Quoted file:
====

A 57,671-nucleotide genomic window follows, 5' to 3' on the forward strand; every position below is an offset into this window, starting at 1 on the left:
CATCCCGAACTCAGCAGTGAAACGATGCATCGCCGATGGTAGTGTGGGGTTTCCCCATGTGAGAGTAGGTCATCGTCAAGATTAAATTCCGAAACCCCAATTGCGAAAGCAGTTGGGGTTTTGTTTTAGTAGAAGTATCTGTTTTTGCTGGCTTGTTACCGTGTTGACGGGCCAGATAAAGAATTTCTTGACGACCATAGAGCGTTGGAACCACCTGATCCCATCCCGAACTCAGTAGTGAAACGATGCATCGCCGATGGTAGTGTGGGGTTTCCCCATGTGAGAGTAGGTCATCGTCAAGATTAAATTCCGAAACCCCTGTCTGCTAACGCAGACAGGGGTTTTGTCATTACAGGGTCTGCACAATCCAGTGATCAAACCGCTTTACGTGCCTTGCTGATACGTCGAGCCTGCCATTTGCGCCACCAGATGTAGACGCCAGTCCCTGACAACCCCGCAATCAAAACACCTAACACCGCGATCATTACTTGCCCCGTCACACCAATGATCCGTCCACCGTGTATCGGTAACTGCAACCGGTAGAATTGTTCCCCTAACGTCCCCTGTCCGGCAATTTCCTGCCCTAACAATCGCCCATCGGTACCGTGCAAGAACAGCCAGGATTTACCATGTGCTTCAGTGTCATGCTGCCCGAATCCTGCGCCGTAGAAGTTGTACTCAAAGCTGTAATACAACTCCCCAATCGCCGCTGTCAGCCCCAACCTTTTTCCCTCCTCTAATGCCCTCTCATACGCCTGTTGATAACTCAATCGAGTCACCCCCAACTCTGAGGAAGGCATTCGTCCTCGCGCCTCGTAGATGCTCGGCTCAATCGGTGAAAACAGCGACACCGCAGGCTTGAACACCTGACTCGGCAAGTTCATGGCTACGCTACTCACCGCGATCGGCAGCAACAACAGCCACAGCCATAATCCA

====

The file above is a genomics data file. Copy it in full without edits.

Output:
A 57,671-nucleotide genomic window follows, 5' to 3' on the forward strand; every position below is an offset into this window, starting at 1 on the left:
CATCCCGAACTCAGCAGTGAAACGATGCATCGCCGATGGTAGTGTGGGGTTTCCCCATGTGAGAGTAGGTCATCGTCAAGATTAAATTCCGAAACCCCAATTGCGAAAGCAGTTGGGGTTTTGTTTTAGTAGAAGTATCTGTTTTTGCTGGCTTGTTACCGTGTTGACGGGCCAGATAAAGAATTTCTTGACGACCATAGAGCGTTGGAACCACCTGATCCCATCCCGAACTCAGTAGTGAAACGATGCATCGCCGATGGTAGTGTGGGGTTTCCCCATGTGAGAGTAGGTCATCGTCAAGATTAAATTCCGAAACCCCTGTCTGCTAACGCAGACAGGGGTTTTGTCATTACAGGGTCTGCACAATCCAGTGATCAAACCGCTTTACGTGCCTTGCTGATACGTCGAGCCTGCCATTTGCGCCACCAGATGTAGACGCCAGTCCCTGACAACCCCGCAATCAAAACACCTAACACCGCGATCATTACTTGCCCCGTCACACCAATGATCCGTCCACCGTGTATCGGTAACTGCAACCGGTAGAATTGTTCCCCTAACGTCCCCTGTCCGGCAATTTCCTGCCCTAACAATCGCCCATCGGTACCGTGCAAGAACAGCCAGGATTTACCATGTGCTTCAGTGTCATGCTGCCCGAATCCTGCGCCGTAGAAGTTGTACTCAAAGCTGTAATACAACTCCCCAATCGCCGCTGTCAGCCCCAACCTTTTTCCCTCCTCTAATGCCCTCTCATACGCCTGTTGATAACTCAATCGAGTCACCCCCAACTCTGAGGAAGGCATTCGTCCTCGCGCCTCGTAGATGCTCGGCTCAATCGGTGAAAACAGCGACACCGCAGGCTTGAACACCTGACTCGGCAAGTTCATGGCTACGCTACTCACCGCGATCGGCAGCAACAACAGCCACAGCCATAATCCA